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on November 19, 2016 on 11/19/16 from ,

Again and Again (Hirakata, Japan) 11/19/2016

I became an aunt this week!

Roman Scott Kinion was born this Tuesday, and he’s an absolute doll. I’m sad that I wasn’t there for his birth, but I’m excited to see him when I come home for Christmas.
My sister and her boyfriend surprised my dad by making his middle name my dad’s first. He had been joking about it for a while, but they had claimed they were going to give him some other name. It was apparently very well-received, and everyone got very emotional. Heck, I wasn’t even there, and I teared up.

In Japan-related news, I went to Kawai Kanjiro’s house in Kyoto this Thursday. It was spur of the moment; I was on my way to class, noticed that the weather was nice, and thought it would be a good day to go. I went there as part of an assignment for my Japanese Design class, where we’re supposed to choose a topic we’re interested in, and present on it.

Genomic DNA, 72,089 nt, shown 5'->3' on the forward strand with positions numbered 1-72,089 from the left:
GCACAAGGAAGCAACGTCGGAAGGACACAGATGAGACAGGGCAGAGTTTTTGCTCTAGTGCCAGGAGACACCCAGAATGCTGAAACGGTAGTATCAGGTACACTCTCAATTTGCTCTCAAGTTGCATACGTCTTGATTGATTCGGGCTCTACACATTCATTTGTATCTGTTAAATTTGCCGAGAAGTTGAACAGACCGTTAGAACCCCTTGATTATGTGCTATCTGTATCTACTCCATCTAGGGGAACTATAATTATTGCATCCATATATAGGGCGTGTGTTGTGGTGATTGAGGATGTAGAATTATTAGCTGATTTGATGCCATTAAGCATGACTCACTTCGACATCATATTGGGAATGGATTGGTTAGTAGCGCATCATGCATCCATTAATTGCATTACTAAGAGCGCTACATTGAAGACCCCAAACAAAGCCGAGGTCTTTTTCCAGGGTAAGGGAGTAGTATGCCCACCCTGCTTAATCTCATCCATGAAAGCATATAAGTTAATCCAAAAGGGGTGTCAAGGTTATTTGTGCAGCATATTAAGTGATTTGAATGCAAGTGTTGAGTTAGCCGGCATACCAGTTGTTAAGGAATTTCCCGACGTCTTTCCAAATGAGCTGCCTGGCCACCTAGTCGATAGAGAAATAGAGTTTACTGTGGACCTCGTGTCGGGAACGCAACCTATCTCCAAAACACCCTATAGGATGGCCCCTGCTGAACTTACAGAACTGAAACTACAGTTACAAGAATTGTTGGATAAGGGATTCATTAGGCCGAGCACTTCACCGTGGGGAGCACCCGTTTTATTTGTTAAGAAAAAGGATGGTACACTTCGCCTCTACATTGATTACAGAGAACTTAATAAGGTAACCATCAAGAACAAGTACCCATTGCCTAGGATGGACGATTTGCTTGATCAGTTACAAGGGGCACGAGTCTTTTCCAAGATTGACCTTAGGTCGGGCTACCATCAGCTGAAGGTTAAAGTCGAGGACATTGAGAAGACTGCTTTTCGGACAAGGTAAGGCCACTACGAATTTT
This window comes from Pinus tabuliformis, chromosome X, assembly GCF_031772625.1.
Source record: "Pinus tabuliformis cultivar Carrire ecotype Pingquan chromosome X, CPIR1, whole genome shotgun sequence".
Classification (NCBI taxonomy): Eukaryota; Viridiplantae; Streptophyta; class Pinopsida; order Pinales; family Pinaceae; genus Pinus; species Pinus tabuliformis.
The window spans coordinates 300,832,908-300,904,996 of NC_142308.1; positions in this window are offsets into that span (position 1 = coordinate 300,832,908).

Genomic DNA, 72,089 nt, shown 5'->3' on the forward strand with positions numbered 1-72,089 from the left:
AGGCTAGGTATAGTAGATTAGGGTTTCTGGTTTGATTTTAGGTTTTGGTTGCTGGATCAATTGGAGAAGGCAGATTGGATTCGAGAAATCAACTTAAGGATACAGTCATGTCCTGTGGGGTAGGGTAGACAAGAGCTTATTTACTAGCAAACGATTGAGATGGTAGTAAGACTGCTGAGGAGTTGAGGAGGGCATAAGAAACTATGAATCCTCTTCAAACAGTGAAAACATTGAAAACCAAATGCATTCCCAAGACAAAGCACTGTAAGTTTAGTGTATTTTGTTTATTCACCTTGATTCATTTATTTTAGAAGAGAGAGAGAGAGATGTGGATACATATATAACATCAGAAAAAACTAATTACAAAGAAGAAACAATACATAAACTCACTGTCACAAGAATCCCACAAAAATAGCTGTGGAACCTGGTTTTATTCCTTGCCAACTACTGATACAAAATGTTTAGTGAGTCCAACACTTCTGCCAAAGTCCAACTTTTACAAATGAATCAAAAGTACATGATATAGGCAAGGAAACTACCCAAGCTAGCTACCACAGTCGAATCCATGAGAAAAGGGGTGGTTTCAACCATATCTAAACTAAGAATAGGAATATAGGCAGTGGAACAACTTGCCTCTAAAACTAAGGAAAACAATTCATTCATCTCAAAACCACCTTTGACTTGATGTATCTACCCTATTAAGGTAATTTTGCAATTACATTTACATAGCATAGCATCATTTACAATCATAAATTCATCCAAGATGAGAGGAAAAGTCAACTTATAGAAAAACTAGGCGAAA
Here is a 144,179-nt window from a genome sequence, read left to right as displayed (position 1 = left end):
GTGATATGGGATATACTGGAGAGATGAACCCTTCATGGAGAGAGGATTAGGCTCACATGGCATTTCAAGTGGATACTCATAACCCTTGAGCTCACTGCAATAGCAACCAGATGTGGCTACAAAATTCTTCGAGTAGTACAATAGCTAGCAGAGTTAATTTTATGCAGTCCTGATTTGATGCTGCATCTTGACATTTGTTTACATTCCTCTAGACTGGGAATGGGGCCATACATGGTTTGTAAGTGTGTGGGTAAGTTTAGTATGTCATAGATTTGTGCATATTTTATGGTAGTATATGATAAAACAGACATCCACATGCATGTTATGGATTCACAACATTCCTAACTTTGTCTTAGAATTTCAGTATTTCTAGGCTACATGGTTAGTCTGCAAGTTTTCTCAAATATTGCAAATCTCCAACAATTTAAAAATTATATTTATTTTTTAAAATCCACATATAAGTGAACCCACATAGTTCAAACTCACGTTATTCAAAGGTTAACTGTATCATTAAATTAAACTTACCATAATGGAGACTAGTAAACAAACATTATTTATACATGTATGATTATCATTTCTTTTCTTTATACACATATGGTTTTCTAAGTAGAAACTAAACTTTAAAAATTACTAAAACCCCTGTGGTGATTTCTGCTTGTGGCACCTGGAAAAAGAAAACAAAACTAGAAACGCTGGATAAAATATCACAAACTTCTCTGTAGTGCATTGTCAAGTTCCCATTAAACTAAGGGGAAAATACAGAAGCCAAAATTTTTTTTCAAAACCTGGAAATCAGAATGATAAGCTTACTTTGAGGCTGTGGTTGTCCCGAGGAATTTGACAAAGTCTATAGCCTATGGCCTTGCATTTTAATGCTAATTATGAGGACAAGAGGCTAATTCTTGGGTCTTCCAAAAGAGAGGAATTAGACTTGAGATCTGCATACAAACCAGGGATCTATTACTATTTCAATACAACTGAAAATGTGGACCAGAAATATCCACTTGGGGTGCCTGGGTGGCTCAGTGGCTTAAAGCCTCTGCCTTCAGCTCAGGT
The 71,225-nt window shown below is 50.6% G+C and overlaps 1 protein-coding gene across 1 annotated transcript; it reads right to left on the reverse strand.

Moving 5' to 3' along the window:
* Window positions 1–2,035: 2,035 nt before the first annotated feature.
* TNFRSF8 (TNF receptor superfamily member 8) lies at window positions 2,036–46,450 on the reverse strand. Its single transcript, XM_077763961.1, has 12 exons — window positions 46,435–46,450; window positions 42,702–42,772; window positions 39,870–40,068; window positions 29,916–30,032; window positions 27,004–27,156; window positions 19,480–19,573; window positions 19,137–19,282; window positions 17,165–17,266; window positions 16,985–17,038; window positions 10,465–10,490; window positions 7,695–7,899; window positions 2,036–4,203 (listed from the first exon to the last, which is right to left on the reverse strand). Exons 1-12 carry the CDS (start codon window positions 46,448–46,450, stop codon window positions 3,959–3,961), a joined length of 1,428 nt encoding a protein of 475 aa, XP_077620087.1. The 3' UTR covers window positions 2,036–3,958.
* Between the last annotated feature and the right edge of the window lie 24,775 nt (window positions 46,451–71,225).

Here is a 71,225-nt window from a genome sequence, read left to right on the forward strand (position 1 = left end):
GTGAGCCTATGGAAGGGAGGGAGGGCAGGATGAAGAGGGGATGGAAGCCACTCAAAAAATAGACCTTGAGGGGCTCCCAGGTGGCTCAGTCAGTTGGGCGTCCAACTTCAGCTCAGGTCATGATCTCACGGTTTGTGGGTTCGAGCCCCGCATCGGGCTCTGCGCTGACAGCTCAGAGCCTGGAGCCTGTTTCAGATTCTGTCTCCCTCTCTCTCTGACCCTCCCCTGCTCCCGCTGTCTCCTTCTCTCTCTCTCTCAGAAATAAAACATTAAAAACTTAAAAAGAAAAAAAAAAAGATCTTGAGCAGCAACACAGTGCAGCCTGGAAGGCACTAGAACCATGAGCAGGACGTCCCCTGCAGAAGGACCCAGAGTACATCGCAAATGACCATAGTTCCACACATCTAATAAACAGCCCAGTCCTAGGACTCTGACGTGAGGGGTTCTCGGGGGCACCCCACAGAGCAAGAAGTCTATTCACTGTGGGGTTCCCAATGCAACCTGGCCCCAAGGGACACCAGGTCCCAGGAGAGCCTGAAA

Kawai Kanjiro was a mingei (or folk) artist, and I was interested to see the place where he created his artwork.
When I went there, it was dusk, and the only light in the house was from dim lamps, making the space feel almost other-worldly. The house itself is incredible; it’s very old, and creaky, and has a bizarre composure to it. It’s larger than I expected, and has an interesting design.
The stair up to the second floor were made up of a tea tanzu, and while that looked nice, it felt cramped and unsteady, and both going up and especially down I clung onto the walls for fear of falling.
In another part of the house, when accessing a kiln, you have to duck and go through a narrow doorway. It was marvelous; the space felt exciting and secretive, and I wanted to explore the entire house.
I think this would be a marvelous place to take a child (or someone with a childlike spirit, such as myself), because the it’s a beautiful and curious place, where it seems like the house WANTS you to look around, to marvel at its design while you view the artwork.
I took a lot of pictures while there, so I’ll have plenty to use in my presentation.

That’s all, for now.